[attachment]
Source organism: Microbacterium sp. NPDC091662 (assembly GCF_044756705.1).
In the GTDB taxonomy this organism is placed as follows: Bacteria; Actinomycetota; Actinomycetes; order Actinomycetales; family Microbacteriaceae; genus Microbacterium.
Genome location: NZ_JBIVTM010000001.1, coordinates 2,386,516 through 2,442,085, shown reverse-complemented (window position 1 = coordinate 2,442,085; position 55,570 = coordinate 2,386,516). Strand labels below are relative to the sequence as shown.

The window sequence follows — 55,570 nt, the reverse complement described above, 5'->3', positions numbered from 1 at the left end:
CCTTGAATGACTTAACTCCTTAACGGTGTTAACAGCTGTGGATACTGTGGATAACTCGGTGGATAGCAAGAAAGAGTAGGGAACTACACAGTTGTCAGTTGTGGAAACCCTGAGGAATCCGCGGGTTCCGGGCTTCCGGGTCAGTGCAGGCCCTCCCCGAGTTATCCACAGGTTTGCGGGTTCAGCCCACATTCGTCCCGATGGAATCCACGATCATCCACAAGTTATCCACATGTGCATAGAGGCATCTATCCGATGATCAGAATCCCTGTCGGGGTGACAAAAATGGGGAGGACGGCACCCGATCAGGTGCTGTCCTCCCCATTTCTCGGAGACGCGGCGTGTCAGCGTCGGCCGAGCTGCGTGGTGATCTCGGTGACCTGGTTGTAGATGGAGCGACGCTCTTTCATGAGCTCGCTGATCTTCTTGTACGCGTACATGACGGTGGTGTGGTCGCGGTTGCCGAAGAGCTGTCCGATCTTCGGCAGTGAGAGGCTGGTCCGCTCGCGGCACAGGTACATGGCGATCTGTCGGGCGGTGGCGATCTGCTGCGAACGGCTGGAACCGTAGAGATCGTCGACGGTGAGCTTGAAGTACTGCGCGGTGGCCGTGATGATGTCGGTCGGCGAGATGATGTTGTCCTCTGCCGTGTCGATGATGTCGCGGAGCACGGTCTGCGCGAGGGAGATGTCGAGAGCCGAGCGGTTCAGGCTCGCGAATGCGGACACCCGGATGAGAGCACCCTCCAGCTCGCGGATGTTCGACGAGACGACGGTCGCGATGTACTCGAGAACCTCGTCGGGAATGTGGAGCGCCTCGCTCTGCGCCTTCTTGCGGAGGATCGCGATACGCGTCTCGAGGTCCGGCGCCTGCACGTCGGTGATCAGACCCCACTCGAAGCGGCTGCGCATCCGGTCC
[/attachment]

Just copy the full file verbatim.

Source organism: Microbacterium sp. NPDC091662 (assembly GCF_044756705.1).
In the GTDB taxonomy this organism is placed as follows: Bacteria; Actinomycetota; Actinomycetes; order Actinomycetales; family Microbacteriaceae; genus Microbacterium.
Genome location: NZ_JBIVTM010000001.1, coordinates 2,386,516 through 2,442,085, shown reverse-complemented (window position 1 = coordinate 2,442,085; position 55,570 = coordinate 2,386,516). Strand labels below are relative to the sequence as shown.

The window sequence follows — 55,570 nt, the reverse complement described above, 5'->3', positions numbered from 1 at the left end:
CCTTGAATGACTTAACTCCTTAACGGTGTTAACAGCTGTGGATACTGTGGATAACTCGGTGGATAGCAAGAAAGAGTAGGGAACTACACAGTTGTCAGTTGTGGAAACCCTGAGGAATCCGCGGGTTCCGGGCTTCCGGGTCAGTGCAGGCCCTCCCCGAGTTATCCACAGGTTTGCGGGTTCAGCCCACATTCGTCCCGATGGAATCCACGATCATCCACAAGTTATCCACATGTGCATAGAGGCATCTATCCGATGATCAGAATCCCTGTCGGGGTGACAAAAATGGGGAGGACGGCACCCGATCAGGTGCTGTCCTCCCCATTTCTCGGAGACGCGGCGTGTCAGCGTCGGCCGAGCTGCGTGGTGATCTCGGTGACCTGGTTGTAGATGGAGCGACGCTCTTTCATGAGCTCGCTGATCTTCTTGTACGCGTACATGACGGTGGTGTGGTCGCGGTTGCCGAAGAGCTGTCCGATCTTCGGCAGTGAGAGGCTGGTCCGCTCGCGGCACAGGTACATGGCGATCTGTCGGGCGGTGGCGATCTGCTGCGAACGGCTGGAACCGTAGAGATCGTCGACGGTGAGCTTGAAGTACTGCGCGGTGGCCGTGATGATGTCGGTCGGCGAGATGATGTTGTCCTCTGCCGTGTCGATGATGTCGCGGAGCACGGTCTGCGCGAGGGAGATGTCGAGAGCCGAGCGGTTCAGGCTCGCGAATGCGGACACCCGGATGAGAGCACCCTCCAGCTCGCGGATGTTCGACGAGACGACGGTCGCGATGTACTCGAGAACCTCGTCGGGAATGTGGAGCGCCTCGCTCTGCGCCTTCTTGCGGAGGATCGCGATACGCGTCTCGAGGTCCGGCGCCTGCACGTCGGTGATCAGACCCCACTCGAAGCGGCTGCGCATCCGGTCC